Ready on Padres contributors and more

Portland manager Randy Ready saw many of the arms that helped the San Diego Padres down the stretch, including Josh Geer, Wade LeBlanc, Joe Thatcher, and the departed Dirk Hayhurst while also tutoring Edwin Moreno and Cesar Ramos and discussing his time in San Diego.

Josh Geer is his usual self but did give up a few more homers this year. What did you see from him?

Randy Ready: I think that when we start talking about these young pitchers we're going to be talking about how experienced hitters and former - experienced hitters with major league experience – are setting pitchers up to get certain pitches and certain counts in certain situations, educated guesses. And those guys were doing some damage when they got those pitches. And that's the difference between locating and hitting your spots where the guys are trying to sit on what you're trying to throw anyways. So, that's probably the biggest difference maker or separator and that's why we had the growing pains with a couple of those guys. Yet, we've still been making progress, and Josh pitched the big leagues and did well.

Wade LeBlanc made some adjustments through the year as hitters sat on his changeup. What was the Triple-A experience like for him?

Randy Ready: Absolutely, but, here we go. Location, location, location. We've got to be able to locate a better fastball. That sets up all our secondary stuff. That's when you see Wade pitches better games, good command of his fastball, sets up all of his changeups and his curveball. That's when he has success. If he's not locating his fastball, that's when he falls behind and is getting in trouble. And all of a sudden they start looking, picking something up and are a little bit more patient with him and that's when thing start to heat up.

Edwin Moreno closed the door early but struggled late in the year. What changed?

Randy Ready: Well, I think just sometimes the confidence gets so fragile. And I think his confidence was rattled he went through that little spell, trying to get over that hurdle a little bit and I don't think he really ever recovered from that. But, you know, his stuff's fresh, stuff's crisp, great changeup, great splitter. Just got to command down in the zone, and I think that was his biggest problem there that last month.

Cesar Ramos had his ups and downs this year and the claims have always been that he has the stuff but needs to use it better. How can he make that happen?

Randy Ready: Talking about Cesar this year, runners in scoring position with two outs and runners on base. Really, batting averages were extremely high against him and that was something that was discussed and something that he's going to have to work on. But his stuff is still good; he's going to have to come up with something that's a little bit more deceiving and maybe a wipe-out pitch with that slider, still a little inconsistent in the changeup too. I mean, he's continuing to make progress, but he's going to have to take that last hurdle in order to be a regular performer for an opportunity to perform at the major league level.

Joe Thatcher was solid for you in relief – what makes him so tough on righties?

Randy Ready: Man, that cutter in, it's live, with that windup and that delivery coming across his body it really gets in there, it broke a lot of bats down there in Portland. Like I said, it doesn't matter left or right. Here's a lefty that sometimes, you know, the right-handers who were coming up, I was never in fear that Joe wasn't going to get these right-handers out that were coming up, that's why I left him out there. Most of the time, he had a lot of success for us.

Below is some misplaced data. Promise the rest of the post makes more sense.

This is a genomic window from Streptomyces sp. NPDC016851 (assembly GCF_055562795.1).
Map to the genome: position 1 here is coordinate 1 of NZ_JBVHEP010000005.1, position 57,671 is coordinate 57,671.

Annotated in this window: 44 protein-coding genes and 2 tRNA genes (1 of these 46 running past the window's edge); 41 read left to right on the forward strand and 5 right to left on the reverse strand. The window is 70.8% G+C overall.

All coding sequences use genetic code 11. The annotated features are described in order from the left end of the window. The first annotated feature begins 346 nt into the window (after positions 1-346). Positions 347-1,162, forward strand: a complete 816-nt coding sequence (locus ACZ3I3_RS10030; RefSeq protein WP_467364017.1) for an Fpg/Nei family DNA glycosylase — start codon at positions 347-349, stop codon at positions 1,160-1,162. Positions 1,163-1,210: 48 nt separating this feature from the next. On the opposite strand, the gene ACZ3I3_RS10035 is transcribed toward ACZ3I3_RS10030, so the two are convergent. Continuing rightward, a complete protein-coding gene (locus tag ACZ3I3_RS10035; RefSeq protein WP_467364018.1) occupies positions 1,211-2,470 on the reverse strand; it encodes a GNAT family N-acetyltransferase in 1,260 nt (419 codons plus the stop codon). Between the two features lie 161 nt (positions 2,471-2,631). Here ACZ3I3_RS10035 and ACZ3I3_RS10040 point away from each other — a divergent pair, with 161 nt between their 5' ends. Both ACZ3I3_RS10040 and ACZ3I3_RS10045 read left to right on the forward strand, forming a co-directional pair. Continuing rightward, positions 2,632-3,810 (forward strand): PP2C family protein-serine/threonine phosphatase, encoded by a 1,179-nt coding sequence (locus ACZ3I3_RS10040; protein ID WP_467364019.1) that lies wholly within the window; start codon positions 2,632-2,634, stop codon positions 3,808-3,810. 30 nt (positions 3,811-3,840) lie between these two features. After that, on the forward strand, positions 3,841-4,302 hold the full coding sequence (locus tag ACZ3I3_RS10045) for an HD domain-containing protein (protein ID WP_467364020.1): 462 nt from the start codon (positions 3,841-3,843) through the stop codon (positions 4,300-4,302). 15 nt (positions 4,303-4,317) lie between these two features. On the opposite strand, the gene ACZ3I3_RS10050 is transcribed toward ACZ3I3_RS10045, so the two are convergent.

Dirk Hayhurst is like old reliable and then gets his chance in the majors and is claimed by Toronto. What has been the difference for him?

Randy Ready: This year he really put himself on the map with his control of every pitch: all four pitches. And he was dynamite in Portland this summer; came up to San Diego. Talking to (Josh) Bard and even probably talking to Dirk, I would say just his fastball command kind of left him a little bit. The secondary stuff is still there, throwing it for strikes, throwing it out of the zone for chases, but the fastball command wasn't quite there when he was called up. Might have been a little bit tired, but it was a great opportunity for him.

Now what about for you? You went up to the majors, you're getting to learn a little bit of the ropes from a guy like Bud Black. How much fun are you having and what are you taking away?

Randy Ready: Well, number one, I was thankful for the opportunity. And, to be around these guys – I'm pretty comfortable at this level, I mean, been here, done it. So I'm not in any awe, this is not awe-inspiring for me.

I think it's fun to watch all the players that we've promoted from Portland this summer to see how they're performing up here and making progress, to be around them and, it's a lot of fun. Just to be seeing how we prepare - the organization prepares here at this level for games as far as going over hitters, pitching, a little bit more in detail than what we can do in Portland because they have so much more access to the information. But yeah, I'm enjoying myself. No game reports, this is nice! Like I said, I get to enjoy it. I have a lot of respect for a lot of people in this game at this level, so it's nice to see a lot of familiar faces.

I can't say enough good things about Bud and his staff. They were exceptional. I truly am thankful to them for allowing me the opportunity to learn.

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